EDITOR’S NOTE: In the U.S. many ski resorts are located on
U.S. Forest Service lands, which limits the development of accommodations,
villages, and other amenities and recreational opportunities that most resorts
in Canada take for granted. For example, the nearest accommodations to Mt.
Baker Ski Resort on the other side of the B.C. border are about 17 miles from
the ski area, while summer activities are limited to hiking and camping.
The closest analogue in Canada is Banff National Park, which
houses Sunshine Village, Lake Louise and Ski Banff Norquay, where many
activities are not permitted such as downhill mountain biking, and resort
managers are constantly asking Parks Canada for more leeway to offer the same
activities and amenities as resorts elsewhere in B.C. and Alberta.
Whistler remains the model for a four-season resort in
Canada, allowing a wide range of activities during the winter months including
motorized activities in designated areas, as well as a wide range of activities
in the summer.
If U.S. ski area operators operating in the U.S. Forest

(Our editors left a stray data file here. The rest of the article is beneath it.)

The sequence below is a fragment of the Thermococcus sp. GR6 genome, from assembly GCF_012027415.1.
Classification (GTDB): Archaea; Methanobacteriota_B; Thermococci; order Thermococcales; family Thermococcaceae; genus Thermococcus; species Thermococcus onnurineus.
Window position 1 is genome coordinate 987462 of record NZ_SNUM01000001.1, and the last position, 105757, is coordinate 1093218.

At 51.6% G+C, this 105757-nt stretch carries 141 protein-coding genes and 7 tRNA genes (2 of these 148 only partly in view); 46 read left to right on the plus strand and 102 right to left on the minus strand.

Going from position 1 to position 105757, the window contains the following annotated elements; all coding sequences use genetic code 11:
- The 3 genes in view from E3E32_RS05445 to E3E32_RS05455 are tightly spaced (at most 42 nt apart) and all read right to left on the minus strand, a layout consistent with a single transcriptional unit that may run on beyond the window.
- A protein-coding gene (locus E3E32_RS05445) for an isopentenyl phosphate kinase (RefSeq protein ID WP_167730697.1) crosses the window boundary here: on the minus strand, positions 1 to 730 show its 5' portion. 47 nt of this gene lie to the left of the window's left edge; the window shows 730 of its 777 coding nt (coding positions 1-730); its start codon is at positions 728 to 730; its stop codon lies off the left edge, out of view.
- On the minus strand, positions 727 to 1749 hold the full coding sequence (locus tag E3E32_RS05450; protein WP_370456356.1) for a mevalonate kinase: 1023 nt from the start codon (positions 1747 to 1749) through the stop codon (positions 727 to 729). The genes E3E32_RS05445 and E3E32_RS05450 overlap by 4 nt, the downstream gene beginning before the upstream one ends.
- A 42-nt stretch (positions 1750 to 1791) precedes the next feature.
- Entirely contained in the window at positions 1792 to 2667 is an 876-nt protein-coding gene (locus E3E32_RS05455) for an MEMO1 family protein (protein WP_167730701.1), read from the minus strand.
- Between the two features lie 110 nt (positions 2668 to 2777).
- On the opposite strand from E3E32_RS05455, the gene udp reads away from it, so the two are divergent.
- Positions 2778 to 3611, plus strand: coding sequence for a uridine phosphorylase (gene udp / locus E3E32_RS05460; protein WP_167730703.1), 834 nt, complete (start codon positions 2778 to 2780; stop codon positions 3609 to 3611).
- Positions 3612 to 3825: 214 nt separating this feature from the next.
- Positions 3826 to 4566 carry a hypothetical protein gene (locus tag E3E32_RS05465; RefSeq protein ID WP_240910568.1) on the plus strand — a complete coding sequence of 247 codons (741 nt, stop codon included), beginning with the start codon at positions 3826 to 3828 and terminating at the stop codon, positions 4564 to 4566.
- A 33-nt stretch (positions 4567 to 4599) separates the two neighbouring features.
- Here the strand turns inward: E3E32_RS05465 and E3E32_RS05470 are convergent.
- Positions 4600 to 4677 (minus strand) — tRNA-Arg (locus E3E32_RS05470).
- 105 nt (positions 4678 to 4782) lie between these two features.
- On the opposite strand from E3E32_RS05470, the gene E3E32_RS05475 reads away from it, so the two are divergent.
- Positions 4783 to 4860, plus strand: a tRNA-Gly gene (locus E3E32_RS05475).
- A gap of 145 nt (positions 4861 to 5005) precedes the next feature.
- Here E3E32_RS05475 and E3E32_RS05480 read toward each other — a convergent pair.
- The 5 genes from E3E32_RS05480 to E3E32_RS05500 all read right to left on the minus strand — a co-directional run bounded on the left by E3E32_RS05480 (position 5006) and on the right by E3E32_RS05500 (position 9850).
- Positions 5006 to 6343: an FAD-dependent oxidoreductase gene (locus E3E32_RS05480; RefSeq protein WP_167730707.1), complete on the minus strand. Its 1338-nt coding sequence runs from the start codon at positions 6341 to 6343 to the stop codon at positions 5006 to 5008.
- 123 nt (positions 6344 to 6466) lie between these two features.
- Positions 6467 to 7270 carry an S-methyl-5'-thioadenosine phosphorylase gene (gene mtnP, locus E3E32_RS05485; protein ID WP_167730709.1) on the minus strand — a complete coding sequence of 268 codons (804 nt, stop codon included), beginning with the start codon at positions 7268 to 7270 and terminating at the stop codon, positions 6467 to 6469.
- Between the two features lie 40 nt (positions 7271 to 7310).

Service have their way, they’ll be able to offer the same types of activities
Where do you draw the line on developed recreation? The U.S.
Forest Service has been asking that question since at least 1919, when a young
landscape architect named Arthur Carhart was dispatched to northwestern
Colorado to design a road around a remote lake.
Why not leave the land alone? Carhart asked. His Forest
Service bosses agreed, and Trappers Lake is sometimes called the cradle of
Now that question is being asked again, this time as the
result of a proposal from the ski industry going before Congress. Legislation
being readied by U.S. Rep. Mark Udall, a Democrat from Colorado, would broaden
the allowed uses of national forests by ski area operators.
“My bill would make it clear that activities like mountain
biking, concerts and other appropriate uses can be allowed at these ski areas,”
said Udall in a press release.
Environmental groups, however, say Udall’s proposal is too
broad. The bill, says Ryan Demmy Bidwell, executive director of Colorado Wild,
a ski industry watchdog, “leaves the door open to urbanized recreation
activities like roller coasters and water parks that are inappropriate anywhere
on national forest land."
The Forest Service has long struggled with defining what is
appropriate. Carhart himself wanted the Forest Service to enable the general
public to enjoy national forests by building campgrounds and roads. The agency
did, and after World War II, picked up the pace. A major partner — the
largest single source of visitors to national forests — have been the
downhill ski areas.
In deciding what is appropriate recreation, the Forest
Service is guided first by a 1986 law that defines ski areas as being places
that offers alpine and nordic skiing. Not mentioned is snowboarding – or,